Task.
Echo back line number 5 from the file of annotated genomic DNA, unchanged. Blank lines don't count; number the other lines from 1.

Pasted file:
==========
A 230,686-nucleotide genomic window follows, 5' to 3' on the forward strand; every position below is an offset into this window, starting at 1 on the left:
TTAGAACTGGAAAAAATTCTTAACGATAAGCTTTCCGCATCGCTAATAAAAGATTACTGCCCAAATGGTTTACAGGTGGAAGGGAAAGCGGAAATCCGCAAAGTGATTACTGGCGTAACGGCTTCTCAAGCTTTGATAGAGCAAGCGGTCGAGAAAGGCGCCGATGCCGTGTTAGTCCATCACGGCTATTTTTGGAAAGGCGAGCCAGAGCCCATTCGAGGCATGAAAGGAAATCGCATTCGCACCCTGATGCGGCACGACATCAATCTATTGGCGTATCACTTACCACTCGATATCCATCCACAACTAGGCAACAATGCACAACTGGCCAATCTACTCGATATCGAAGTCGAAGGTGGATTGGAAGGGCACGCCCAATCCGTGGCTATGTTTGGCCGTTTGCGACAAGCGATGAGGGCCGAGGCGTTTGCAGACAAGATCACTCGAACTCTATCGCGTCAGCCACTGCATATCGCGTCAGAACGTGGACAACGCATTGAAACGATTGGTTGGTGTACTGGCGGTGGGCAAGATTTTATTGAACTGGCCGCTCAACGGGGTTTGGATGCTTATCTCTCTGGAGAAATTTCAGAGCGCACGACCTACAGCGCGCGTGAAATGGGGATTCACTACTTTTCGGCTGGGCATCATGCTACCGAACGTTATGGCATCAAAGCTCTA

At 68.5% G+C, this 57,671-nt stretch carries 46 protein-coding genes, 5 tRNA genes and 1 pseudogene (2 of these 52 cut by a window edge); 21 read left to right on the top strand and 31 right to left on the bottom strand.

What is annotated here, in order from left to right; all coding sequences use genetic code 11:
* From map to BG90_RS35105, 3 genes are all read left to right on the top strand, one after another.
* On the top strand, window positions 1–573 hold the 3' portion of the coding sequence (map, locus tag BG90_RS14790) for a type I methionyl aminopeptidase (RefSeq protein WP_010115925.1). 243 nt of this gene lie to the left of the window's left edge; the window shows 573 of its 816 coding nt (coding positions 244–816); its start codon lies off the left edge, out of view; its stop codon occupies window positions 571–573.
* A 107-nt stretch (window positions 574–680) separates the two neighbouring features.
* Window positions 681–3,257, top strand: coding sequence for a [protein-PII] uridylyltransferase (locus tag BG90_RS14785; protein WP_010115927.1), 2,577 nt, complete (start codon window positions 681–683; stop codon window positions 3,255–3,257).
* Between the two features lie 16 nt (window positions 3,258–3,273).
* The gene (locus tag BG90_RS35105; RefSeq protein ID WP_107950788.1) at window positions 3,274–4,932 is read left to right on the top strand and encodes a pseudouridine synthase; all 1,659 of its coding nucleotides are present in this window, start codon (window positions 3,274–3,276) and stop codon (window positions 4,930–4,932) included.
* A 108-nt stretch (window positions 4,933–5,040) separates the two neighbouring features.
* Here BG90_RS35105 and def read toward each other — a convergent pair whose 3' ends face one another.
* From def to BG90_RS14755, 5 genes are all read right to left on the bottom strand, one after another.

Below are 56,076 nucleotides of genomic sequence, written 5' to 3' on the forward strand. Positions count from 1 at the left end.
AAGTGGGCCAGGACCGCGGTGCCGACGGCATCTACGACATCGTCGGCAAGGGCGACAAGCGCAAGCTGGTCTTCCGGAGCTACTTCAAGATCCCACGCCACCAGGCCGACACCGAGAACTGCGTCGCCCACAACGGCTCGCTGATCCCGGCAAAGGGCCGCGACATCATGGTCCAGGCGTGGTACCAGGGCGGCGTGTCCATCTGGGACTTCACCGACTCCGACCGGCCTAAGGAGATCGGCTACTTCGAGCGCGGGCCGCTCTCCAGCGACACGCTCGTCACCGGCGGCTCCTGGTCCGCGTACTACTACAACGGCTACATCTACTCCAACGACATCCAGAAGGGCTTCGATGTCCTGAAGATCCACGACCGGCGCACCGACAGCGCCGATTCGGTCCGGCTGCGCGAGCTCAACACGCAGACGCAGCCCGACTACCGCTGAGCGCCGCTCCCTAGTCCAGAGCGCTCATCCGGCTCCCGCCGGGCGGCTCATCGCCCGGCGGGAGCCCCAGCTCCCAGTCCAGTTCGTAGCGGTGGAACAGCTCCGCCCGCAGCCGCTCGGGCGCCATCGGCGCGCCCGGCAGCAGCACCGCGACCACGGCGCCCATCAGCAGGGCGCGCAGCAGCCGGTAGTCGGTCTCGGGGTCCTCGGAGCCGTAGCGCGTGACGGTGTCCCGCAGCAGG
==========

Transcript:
* From map to BG90_RS35105, 3 genes are all read left to right on the top strand, one after another.